The 2019 High-Level Political Forum(HLPF) took place from the 9th to 18th of July under the theme “Empowering people and ensuring inclusiveness and equality”. As in previous years, the Global Platform for the Right to the City (GPR2C) was present both in New York and at social media to take part in the debate and advocate for the importance of recognizing the Right to the City as a critical framework to address the Sustainable Development Goals(SDGs) being reviewed at the HLPF 2019.
If in 2018 the GPR2C’s efforts centered around the discussion of SDG 11 (Sustainable cities and Communities) with the release of the Right to the City Agenda among other documents and events; in 2019, the work of the GPR2C was more cross-cutting, focused on highlighting the links between the Right to the City (R2C) and the SDGs to be reviewed*. This point was reinforced by the declaration released for the HLPF, under the title “Implement the 2030 Agenda and the SDGs with a Human Rights Approach – Right to the City for all”. The document shows how the different components of the R2C are key in the process of reaching the SDGs reviewed, while also making the case that the Right to the City brings a new and necessary perspective for the implementation of the 2030 Agenda because it is in itself transformative in its agenda.
This cross-cutting effort was supported by a social media campaign throughout the HLPF and focusing, specifically, on the reviews of the SDGs debated (4: Quality Education, 8: Decent Work and Economic Growth, 10: Reduced Inequalities, 13: Climate Action, 16: Peace, Justice and Strong Institutions, 17: Partnerships for the Goals). The aim was to engage with the general discussion and make visible the links between the R2C components and the SDGs debated, while also highlighting the initiatives and materials of the GPR2C members as concrete examples on how the civil society can be key in advancing the 2030 Agenda.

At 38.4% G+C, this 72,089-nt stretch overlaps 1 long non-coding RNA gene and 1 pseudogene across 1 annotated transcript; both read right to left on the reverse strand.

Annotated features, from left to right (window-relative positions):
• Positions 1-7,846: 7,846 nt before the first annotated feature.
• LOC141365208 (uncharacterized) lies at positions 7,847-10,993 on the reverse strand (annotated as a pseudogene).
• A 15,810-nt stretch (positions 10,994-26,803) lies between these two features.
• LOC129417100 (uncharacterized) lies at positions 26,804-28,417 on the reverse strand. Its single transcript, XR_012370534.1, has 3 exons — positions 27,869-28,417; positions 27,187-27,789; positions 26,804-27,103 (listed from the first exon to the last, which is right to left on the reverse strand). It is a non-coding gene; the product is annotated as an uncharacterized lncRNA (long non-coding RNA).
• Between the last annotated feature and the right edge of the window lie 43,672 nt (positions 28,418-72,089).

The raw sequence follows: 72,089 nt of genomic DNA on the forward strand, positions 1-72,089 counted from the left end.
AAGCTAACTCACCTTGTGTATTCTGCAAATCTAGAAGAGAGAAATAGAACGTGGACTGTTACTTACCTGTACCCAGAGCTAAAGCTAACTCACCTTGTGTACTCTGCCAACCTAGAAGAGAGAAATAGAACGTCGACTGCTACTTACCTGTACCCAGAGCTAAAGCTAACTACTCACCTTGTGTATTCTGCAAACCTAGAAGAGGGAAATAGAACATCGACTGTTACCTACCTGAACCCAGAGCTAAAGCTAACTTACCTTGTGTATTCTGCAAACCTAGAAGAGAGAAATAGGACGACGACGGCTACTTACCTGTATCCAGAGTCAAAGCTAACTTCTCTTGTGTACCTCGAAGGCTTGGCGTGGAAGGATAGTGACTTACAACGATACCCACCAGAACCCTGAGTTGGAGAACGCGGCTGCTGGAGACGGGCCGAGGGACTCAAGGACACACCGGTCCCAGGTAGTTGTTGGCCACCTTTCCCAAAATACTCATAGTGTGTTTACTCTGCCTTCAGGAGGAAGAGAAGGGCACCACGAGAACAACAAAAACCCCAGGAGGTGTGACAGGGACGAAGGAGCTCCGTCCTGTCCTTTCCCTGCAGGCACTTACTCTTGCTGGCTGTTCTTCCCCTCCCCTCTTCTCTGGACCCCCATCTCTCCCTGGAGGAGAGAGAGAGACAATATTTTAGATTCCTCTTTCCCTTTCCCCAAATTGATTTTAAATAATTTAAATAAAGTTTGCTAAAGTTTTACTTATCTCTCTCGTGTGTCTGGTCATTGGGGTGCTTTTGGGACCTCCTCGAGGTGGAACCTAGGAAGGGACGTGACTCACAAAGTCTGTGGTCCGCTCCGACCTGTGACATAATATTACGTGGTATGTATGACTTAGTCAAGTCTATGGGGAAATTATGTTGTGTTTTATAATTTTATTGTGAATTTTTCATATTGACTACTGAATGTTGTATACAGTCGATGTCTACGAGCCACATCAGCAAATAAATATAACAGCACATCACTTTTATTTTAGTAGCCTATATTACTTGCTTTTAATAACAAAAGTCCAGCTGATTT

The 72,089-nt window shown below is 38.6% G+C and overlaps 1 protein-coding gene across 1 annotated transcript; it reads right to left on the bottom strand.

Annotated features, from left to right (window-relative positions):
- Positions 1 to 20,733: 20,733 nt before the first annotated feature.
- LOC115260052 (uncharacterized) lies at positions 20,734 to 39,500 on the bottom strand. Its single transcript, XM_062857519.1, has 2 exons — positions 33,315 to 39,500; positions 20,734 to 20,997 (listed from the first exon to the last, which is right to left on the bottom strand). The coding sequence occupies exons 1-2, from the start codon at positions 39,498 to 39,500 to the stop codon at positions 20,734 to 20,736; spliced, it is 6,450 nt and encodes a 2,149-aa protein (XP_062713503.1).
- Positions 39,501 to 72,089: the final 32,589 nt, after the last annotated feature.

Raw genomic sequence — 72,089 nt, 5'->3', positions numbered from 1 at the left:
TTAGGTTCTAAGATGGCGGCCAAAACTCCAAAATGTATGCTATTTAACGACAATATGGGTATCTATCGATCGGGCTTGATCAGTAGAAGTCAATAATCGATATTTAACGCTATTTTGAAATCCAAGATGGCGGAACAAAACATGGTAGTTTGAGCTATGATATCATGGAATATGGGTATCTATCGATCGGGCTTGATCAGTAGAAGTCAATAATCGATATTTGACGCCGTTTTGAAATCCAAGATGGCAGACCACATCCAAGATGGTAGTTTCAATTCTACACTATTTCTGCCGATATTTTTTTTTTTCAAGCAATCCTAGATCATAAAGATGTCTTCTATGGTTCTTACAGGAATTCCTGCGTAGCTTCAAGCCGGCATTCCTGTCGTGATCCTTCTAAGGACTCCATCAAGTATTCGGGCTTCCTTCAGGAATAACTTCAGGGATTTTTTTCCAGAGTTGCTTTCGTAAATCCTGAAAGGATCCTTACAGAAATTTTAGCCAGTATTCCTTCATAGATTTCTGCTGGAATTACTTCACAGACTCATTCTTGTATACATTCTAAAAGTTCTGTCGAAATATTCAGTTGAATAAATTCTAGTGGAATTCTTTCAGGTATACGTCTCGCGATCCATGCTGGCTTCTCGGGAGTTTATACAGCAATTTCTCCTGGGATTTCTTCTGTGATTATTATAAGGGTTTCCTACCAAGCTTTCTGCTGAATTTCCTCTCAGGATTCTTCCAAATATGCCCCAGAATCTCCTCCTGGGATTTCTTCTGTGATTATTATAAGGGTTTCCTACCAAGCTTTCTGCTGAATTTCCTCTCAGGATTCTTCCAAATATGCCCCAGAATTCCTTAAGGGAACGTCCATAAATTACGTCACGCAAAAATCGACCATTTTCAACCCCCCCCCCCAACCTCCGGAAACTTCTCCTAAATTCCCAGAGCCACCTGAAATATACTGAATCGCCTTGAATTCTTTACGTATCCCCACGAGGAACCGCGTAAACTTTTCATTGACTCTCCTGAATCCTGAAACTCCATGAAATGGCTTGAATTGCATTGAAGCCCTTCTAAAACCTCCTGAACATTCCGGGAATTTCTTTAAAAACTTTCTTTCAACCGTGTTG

Beyond the online presence, the GPR2C organized two events in New York over the course of the HLPF. The first one was a side-event titled “Right to the City and Right to Food: realizing territorial justice and rural-urban linkages”, which took place on the 10th of July and wasco-organized with URGENCI, RIPESS, FIAN, and the Global Network for the Right to Food. Directly related to the R2C component 8 (Inclusive rural-urban linkages), the event focused on how the right to the city can help protect food security by rethinking spatial justice and valuing people sovereignty and with food acting as a driver for social, economic and environmental justice. These themes were further discussed during the GPR2C’s open event, which took place on the 13th of July under the name “Land, Water, Food & Housing – A Local2Global Grassroots Political Forum”. It was the occasion for members of local and international organizations to gather and debate the intersections of the access to basic commons in the fight against inequality, food insecurity, and homelessness. Touching on diverse themes, one of the main messages of the gathering was the need to connect the struggles on the ground with the institutional advocacy work and exercise international solidarity across the globe.
Visual representation of the interactions on twitter during the social netwrok campaign
Finally, the preparation to the HLPF and the event in itself were the occasion of strengthening the GPR2C as a network with training events, meetings and other exchanges. Both the Facilitation Group and the Women and Gender working group (WGWG) held meetings during the event, taking them as an opportunity to coordinate on issues revolving around the GPR2C’s main areas of action (advocacy, communication, research and training) and the general governance and sustainability of the network. Most notably, the WGWG advanced towards producing an action plan to orient its future activities. Beyond these meetings, two communication training webinars gathering more than 30 communicators related to the GPR2C were developed in May to help the members improve their skills regarding online advocacy campaigns, having the HLPF social media campaign as a training exercise. You can read more about the webinars and access the resulting “Guide for digital Advocacy Campaigns”here.